To ensure brands won’t wind up with ads on low-quality, inappropriate and fake CTV, advertisers need more precision. That’s where tailored layering (combining data sets) comes in. Brands can also determine if standard, custom, or industry-specific keyword categories work best for their relevant marketplace partners. They can also leverage Peer39’s CTV reporting data so they understand where their ads are placed in non-streaming environments, getting the metrics they need to make informed decisions.
What Are the Standards for Brand Safe Content?
While all brands must determine what content is suitable, virtually all brands can agree that the following standards are excellent from a brand safety standpoint.
According to the Global Alliance for Responsible Media (GARM) Brands should avoid the following content categories:
- Adult & Explicit Sexual Content
- Arms & Ammunition
- Crime & Harmful acts to individuals and Society, Human Right Violations
- Death, Injury, or Military Conflict
- Online piracy
- Hate speech & acts of aggression
- Obscenity and Profanity, including language, gestures, and explicitly gory, graphic or repulsive content intended to shock and disgust
- Illegal Drugs/Tobacco/e-cigarettes/Vaping/Alcohol
- Spam or Harmful Content
- Debated Sensitive Social Issue
Brands should also create custom lists of domains to avoid, like extremist content and fake news sites. Still, brands should identify any suitability controls for medium- or low-risk tolerance. Peer39’s safety and suitability controls can help you answer similar questions to ensure you’re not missing ad upload opportunities:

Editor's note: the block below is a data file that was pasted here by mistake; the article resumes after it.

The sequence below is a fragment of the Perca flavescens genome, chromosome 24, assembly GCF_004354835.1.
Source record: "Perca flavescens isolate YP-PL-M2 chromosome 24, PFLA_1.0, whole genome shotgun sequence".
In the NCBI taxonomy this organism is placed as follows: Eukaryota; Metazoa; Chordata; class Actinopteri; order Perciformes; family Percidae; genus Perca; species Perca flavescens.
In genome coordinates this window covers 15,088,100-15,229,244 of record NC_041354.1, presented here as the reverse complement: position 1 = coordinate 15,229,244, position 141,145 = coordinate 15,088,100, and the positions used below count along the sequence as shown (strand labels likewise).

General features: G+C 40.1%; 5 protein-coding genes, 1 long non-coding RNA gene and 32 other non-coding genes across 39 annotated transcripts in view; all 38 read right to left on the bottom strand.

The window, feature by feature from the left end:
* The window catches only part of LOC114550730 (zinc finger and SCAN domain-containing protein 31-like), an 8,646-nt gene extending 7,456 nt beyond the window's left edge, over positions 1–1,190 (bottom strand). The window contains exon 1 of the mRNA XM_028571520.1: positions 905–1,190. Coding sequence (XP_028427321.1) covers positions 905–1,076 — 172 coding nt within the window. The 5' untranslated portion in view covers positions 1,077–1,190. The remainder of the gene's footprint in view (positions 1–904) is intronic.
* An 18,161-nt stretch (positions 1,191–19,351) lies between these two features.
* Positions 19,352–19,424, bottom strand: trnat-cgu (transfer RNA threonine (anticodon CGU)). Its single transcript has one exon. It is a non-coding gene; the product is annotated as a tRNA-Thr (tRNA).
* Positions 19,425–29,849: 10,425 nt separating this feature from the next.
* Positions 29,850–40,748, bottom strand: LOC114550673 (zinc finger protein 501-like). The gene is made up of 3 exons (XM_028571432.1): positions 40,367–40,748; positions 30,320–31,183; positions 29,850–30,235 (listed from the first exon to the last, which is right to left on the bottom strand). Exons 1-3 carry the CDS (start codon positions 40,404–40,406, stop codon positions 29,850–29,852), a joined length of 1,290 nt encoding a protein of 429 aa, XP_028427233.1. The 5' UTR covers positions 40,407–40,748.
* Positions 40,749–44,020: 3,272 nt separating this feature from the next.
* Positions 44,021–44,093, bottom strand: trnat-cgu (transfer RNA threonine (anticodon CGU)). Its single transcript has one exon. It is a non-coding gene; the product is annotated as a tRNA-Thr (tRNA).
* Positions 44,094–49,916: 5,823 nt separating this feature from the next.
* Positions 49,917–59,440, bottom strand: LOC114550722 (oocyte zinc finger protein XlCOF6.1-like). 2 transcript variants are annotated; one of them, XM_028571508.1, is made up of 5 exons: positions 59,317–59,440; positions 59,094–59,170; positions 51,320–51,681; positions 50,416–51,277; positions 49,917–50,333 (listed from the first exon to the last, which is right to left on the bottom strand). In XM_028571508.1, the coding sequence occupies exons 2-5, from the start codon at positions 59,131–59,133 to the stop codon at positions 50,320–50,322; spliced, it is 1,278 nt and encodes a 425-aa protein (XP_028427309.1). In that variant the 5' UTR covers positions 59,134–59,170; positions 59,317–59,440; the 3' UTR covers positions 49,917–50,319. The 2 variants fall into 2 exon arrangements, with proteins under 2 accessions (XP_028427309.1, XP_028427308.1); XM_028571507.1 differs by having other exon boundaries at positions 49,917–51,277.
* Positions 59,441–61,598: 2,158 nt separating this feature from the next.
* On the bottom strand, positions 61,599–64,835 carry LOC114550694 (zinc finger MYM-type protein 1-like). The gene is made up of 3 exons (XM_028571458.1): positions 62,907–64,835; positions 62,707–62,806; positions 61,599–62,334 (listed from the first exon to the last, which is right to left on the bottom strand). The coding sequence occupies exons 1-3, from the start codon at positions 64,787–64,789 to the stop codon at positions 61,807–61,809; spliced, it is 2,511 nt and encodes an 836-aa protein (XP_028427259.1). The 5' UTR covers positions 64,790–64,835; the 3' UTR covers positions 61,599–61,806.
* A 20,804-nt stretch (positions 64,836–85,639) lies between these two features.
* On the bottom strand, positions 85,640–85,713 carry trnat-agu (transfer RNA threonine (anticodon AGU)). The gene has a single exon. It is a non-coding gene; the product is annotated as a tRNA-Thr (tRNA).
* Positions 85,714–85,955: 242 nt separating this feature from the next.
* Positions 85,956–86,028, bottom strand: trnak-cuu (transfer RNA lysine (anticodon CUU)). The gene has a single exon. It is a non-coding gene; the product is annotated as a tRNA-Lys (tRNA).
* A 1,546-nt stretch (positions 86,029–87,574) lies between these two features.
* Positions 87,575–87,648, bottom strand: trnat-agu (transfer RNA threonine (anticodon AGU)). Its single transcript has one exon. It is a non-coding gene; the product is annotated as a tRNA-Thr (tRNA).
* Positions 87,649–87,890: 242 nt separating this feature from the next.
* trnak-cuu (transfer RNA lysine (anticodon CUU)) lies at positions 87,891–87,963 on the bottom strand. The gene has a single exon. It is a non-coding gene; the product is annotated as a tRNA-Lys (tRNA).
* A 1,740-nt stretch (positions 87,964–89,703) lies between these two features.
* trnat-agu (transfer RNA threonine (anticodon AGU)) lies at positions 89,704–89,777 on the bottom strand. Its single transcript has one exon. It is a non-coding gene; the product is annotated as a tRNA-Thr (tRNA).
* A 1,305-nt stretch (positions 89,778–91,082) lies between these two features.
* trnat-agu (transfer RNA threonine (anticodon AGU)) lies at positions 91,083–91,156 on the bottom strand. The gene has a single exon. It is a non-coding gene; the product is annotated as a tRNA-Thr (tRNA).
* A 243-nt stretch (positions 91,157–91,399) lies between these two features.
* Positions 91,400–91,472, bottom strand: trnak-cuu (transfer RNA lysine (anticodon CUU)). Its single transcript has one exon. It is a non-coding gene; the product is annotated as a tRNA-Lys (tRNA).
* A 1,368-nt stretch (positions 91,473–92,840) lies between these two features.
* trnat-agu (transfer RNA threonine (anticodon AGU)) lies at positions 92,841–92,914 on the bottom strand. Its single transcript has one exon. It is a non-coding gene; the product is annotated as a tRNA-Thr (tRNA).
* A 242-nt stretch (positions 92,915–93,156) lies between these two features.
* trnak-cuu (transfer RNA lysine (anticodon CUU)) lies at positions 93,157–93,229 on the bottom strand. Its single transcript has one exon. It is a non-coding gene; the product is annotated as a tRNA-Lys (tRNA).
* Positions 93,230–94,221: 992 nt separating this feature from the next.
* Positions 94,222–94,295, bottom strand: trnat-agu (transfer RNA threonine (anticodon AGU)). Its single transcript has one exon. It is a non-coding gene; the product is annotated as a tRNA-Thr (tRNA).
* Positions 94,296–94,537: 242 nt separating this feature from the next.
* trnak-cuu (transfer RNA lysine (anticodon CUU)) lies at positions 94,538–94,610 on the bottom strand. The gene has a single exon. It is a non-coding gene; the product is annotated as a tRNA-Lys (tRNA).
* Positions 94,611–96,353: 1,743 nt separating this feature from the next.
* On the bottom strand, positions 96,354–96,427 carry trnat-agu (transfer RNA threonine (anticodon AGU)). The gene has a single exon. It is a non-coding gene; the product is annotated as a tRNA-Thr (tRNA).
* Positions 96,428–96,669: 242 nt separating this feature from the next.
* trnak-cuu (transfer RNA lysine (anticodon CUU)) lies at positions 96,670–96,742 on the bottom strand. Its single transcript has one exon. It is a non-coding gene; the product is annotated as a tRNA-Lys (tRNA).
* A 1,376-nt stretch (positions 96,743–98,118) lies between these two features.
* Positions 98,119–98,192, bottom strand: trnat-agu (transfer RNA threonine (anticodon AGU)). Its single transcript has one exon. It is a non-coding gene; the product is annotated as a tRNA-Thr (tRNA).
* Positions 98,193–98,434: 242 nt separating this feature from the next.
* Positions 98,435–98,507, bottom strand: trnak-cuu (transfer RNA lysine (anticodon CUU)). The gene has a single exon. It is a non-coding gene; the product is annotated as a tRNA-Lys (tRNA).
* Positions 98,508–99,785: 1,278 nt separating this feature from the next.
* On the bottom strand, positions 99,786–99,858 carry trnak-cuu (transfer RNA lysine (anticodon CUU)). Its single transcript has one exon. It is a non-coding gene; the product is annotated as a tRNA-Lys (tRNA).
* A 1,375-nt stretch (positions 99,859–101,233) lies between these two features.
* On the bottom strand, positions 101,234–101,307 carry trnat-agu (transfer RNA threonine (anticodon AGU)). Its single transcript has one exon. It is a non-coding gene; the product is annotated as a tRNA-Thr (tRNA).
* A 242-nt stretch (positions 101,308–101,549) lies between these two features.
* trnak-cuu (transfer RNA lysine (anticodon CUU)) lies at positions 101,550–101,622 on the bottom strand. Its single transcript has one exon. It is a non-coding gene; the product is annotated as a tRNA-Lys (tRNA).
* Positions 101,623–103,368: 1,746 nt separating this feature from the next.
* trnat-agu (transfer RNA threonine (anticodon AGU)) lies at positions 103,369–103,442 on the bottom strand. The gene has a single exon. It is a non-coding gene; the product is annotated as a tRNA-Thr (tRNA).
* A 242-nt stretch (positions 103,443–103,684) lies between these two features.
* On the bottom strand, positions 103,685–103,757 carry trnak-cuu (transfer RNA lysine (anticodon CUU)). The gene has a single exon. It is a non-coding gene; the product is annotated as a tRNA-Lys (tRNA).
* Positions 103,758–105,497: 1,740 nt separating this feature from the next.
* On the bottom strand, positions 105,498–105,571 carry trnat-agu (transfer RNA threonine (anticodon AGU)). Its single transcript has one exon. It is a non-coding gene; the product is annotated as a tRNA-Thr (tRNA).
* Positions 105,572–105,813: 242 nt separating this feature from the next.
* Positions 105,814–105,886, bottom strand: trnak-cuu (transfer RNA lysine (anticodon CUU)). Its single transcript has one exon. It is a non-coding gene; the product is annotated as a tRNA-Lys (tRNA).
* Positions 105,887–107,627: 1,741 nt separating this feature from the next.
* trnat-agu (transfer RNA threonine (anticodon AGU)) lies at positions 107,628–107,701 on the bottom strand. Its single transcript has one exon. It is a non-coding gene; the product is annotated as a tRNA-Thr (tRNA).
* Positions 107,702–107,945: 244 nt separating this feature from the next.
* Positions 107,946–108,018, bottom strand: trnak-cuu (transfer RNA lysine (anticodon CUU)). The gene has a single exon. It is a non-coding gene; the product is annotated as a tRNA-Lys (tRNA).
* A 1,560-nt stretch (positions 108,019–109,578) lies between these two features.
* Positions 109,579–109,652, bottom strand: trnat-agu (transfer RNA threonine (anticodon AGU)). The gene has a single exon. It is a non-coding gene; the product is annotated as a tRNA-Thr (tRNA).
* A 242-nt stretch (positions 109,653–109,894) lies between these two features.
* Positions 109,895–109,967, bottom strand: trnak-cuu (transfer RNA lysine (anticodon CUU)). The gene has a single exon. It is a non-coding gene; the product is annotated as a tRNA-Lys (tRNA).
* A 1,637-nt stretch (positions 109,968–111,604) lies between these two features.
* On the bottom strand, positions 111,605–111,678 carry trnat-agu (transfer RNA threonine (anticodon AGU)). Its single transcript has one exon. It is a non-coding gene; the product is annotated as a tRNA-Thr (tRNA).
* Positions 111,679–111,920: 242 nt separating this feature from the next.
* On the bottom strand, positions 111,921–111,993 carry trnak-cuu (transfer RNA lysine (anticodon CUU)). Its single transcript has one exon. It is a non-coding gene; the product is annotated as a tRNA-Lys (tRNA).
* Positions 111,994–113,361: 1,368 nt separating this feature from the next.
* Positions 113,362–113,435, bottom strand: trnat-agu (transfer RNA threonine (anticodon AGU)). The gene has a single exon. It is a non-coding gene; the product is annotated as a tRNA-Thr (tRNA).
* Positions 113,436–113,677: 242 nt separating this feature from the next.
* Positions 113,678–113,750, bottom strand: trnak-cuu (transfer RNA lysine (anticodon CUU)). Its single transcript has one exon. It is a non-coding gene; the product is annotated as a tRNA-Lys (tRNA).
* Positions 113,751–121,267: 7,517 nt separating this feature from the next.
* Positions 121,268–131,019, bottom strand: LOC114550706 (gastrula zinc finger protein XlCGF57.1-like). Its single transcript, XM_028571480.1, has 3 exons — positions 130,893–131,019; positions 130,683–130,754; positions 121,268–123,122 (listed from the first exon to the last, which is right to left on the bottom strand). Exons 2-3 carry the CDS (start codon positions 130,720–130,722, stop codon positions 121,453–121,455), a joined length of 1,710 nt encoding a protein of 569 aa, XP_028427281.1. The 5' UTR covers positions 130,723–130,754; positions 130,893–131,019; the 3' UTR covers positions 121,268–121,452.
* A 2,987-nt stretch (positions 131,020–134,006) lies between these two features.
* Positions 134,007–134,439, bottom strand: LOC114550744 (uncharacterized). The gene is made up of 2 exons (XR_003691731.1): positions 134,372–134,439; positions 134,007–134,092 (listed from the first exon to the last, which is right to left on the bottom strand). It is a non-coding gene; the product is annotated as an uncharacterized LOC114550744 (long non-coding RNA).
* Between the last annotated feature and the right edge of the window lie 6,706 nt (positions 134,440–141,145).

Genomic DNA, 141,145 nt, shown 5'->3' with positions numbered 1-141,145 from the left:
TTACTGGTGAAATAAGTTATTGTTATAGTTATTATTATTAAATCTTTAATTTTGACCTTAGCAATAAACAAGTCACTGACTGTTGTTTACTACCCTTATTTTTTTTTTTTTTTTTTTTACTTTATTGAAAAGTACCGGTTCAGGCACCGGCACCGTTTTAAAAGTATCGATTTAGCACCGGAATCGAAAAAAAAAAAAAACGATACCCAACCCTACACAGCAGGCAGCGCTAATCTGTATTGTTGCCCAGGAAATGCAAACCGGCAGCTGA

- In what context might certain content be OK?
- Is all arms and ammunition content bad?
- If it’s in the context of science or education, is it OK?
- How should suitability change based on the ad environment, such as connected TV?
Without these controls, brands may miss out on brand-safe advertising opportunities. Peer39’s Advanced Custom feature enables brands to layer sophisticated categories onto your brand’s Custom Keyword Category through a single category ID in your DSP.
GARM’s standards should be the foundation of your brand’s safety measures, but keeping things in context through tailored solutions ensures your ads are shown on the correct media for ad optimization.
What are Best Practices for Brand Safety?
Brand safety is essential—but so is brand suitability. Without custom solutions to ensure appropriate and advantageous ad placement opportunities, your brand may miss out on new customers or clients.
Peer39’s Advanced Contextual Data solution enables you to create custom categories to:
- Pinpoint and/or avoid niche topics
- Identify and navigate safety concerns
- Target a tailored list of URLs and keywords
Custom categories also help you manage the ad network and validate traffic ensuring no invalid traffic from bots or misplaced ads and avoiding ad fraud.
Peer39’s Contextual Data Marketplace makes navigating the programmatic ecosystem for third-party data providers a breeze. Brands benefit from extended capabilities, algorithms, models, and technology to accelerate the creation of new data products for custom solutions. Peer39 then leverages integrations, making new categories easily discoverable and actionable.
Reach out to learn more about Peer39’s contextual data solutions